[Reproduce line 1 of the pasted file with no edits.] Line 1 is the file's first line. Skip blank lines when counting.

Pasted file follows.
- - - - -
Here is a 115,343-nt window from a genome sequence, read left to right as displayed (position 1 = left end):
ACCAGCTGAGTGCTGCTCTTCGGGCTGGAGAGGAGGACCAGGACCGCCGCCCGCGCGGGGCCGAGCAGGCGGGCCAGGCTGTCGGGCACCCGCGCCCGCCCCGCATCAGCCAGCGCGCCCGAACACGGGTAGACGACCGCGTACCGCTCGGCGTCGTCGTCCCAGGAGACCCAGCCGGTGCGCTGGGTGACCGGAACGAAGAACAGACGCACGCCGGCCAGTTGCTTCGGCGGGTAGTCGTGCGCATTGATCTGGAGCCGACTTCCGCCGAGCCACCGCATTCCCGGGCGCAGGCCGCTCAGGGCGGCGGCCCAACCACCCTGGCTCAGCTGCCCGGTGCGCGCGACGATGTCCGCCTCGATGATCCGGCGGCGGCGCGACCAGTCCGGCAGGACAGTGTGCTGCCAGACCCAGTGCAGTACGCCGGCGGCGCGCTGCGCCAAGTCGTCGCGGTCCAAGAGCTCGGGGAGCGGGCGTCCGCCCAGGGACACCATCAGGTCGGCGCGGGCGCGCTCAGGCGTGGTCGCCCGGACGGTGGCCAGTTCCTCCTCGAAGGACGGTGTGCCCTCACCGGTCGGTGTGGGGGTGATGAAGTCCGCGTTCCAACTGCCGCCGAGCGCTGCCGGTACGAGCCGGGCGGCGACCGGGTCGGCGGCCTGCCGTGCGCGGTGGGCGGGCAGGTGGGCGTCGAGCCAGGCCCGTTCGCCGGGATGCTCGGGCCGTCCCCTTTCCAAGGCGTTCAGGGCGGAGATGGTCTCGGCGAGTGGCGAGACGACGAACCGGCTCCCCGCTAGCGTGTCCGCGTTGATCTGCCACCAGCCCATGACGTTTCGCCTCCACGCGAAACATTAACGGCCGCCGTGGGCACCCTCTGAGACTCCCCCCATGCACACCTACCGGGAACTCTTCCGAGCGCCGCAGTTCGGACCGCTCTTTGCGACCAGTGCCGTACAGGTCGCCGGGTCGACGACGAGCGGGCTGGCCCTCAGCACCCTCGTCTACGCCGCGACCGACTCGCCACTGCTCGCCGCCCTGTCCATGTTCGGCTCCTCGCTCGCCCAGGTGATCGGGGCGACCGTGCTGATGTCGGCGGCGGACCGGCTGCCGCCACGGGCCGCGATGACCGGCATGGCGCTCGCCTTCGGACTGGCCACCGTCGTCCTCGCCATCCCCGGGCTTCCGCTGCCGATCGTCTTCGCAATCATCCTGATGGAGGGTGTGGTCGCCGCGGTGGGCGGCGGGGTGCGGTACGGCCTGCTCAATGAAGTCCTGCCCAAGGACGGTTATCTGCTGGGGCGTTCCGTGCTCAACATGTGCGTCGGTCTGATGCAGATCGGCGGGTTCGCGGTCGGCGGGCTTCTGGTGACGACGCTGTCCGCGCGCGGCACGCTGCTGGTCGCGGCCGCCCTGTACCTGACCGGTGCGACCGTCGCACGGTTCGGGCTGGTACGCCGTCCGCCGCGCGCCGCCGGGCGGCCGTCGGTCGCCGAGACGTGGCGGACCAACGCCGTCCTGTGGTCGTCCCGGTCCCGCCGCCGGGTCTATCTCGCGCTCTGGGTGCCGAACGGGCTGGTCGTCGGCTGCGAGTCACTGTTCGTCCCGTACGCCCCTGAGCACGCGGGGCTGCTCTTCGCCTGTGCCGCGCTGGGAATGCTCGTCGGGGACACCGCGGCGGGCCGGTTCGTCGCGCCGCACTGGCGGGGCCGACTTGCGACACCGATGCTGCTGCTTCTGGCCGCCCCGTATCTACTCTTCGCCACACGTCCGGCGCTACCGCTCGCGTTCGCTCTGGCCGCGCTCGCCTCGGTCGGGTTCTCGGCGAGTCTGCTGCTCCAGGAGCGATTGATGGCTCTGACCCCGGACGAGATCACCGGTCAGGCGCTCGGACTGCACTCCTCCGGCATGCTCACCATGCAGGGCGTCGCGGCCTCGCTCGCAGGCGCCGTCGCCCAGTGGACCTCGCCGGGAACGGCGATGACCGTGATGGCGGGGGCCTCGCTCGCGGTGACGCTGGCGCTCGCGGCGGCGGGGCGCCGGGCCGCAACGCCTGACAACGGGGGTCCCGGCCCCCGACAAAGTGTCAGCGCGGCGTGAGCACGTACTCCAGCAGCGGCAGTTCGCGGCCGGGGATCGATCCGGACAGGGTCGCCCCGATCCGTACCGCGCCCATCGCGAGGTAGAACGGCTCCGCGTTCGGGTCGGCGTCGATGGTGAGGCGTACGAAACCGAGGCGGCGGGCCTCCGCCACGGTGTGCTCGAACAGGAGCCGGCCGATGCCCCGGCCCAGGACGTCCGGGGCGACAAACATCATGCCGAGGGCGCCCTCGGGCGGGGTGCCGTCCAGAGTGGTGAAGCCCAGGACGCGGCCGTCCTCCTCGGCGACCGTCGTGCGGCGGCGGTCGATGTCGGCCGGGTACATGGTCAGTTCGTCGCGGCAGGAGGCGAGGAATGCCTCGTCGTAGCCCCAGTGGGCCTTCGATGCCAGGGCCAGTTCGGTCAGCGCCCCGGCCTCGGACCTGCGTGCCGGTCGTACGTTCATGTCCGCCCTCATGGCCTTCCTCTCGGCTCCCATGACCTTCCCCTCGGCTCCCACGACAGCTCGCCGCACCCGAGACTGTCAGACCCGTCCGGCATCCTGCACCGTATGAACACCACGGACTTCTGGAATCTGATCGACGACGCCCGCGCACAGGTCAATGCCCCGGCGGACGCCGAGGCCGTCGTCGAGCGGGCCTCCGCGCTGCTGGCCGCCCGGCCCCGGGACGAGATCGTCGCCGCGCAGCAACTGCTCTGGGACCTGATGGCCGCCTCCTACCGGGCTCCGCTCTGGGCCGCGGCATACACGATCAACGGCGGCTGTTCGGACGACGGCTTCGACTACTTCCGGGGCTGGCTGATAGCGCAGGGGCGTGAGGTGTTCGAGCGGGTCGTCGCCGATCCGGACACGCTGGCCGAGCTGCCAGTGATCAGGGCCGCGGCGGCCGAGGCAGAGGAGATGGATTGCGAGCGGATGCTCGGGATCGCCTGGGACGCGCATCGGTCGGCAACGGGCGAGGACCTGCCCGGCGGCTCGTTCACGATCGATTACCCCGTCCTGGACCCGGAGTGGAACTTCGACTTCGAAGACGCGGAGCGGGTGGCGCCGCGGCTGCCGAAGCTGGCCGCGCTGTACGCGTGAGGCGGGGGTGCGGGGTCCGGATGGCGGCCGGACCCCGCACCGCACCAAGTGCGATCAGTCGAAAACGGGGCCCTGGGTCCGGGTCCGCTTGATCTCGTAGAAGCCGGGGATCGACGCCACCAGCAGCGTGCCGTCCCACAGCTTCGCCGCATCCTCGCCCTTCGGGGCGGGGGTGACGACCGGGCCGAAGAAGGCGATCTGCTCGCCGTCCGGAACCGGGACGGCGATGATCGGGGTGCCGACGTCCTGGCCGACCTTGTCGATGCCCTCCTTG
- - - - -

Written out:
Here is a 115,343-nt window from a genome sequence, read left to right as displayed (position 1 = left end):